Darwinists say “there is no point in studying designs and its designer once we decide something is designed”
|November 29, 2013||Posted by scordova under Philosophy, Intelligent Design, Culture, News|
When Darwinists say that ID hinders science because once we decide something is designed, we stop inquiry. That is like saying, “there is no point in studying designs and its designer once we decide something is designed.” This is like saying once something passes our own personal Explanatory Filter, and we recognize design in an artifact, we just give up trying to learn more? I don’t think so.
When I first heard this wonderful piece of music, I wanted to learn more about its architecture, I wanted to study the written notes that generated the music, I also wanted to learn more about the designer, Massenet himself.
As a child, when I first heard a piano rendition of Massenet’s Meditation I knew immediately no ordinary mind composed the music. Something in this sonic architecture told me the source of the design was not some careless mind just making noise. The sequence of notes in the melody seemed levels above the music I heard on the radio (many of tunes that were popular then are now mostly forgotten). I feared I’d never hear this piece of music again. I didn’t even know the name of the piece.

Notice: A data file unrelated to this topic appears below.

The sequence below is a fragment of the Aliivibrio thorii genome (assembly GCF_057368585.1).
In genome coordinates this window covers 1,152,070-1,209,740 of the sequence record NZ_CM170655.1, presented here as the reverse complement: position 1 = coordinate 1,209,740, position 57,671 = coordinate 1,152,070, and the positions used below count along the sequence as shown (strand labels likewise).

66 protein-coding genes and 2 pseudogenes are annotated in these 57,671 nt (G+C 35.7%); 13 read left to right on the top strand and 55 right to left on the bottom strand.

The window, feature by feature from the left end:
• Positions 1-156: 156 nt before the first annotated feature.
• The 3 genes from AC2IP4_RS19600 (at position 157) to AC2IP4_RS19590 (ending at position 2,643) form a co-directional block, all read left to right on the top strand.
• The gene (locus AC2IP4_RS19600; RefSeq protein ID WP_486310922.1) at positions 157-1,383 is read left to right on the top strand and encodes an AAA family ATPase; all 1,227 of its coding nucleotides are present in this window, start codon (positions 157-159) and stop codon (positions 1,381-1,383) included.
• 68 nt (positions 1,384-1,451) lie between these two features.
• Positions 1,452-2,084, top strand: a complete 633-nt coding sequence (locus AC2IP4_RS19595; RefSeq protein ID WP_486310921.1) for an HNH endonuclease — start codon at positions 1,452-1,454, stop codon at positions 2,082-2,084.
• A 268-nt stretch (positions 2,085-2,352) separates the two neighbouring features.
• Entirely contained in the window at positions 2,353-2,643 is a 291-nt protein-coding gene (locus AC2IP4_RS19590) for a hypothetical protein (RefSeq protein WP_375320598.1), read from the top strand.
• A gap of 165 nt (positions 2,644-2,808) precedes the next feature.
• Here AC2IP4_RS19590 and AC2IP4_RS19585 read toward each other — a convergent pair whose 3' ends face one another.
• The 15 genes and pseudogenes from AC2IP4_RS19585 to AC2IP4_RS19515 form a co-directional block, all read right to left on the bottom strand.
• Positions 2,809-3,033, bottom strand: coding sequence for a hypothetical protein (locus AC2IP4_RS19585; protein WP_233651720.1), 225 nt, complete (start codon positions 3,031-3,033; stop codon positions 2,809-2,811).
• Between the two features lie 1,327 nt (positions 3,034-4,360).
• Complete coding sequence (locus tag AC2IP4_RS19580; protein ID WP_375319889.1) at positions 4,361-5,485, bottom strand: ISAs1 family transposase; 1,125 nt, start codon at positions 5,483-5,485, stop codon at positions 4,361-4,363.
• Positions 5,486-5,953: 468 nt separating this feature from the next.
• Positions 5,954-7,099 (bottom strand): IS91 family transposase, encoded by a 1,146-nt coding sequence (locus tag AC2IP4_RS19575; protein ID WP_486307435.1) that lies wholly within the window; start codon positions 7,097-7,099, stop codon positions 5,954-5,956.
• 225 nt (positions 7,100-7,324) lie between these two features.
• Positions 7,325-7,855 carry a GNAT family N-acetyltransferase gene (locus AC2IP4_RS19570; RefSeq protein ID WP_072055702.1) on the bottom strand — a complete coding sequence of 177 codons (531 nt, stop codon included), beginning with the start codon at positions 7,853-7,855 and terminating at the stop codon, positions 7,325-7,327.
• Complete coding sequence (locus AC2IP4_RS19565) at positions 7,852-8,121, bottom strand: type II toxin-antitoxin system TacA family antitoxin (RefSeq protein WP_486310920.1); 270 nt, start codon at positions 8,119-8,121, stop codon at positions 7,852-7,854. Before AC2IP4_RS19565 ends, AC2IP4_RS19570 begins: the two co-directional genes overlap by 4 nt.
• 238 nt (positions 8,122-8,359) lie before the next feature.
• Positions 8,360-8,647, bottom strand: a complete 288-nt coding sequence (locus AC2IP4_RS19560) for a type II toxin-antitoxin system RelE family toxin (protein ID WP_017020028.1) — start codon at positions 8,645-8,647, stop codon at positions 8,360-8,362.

But eventually I did hear the music again, and then again (like the above youtube video). It was too beautiful for the world to forget. I found out its name (Meditation from Thais) and its designer (Massenet). I learned music theory to understand the architecture of music. I found the notes to the music and spent many hours practicing and playing the notes the designer left for posterity.
The problem with evolutionary materialism is that it looks for square-circles. It looks for random chaotic undirected processes to created coordinated information — that is a search for a square circle. They want to know the mechanism of the designer in terms of mechanical process when such a description may not be even possible in principle if indeed the description of real intelligence cannot be reduced to simple mechanics. Indeed, in some interpretations of quantum mechanics, conscious intelligence is an irreducible given that cannot be explained and decomposed in terms of more elementary concepts.
Perhaps the more compelling question is “what is the nature, the character, the abilities of the designer — who is the designer?” These questions are outside of ID proper, but nothing stops us from continuing to learn and investigate more once we conclude something is designed. On the contrary, knowing something is designed might motivate us to learn even more.
HT: Mapou in Comment, The Enigma of Consciousness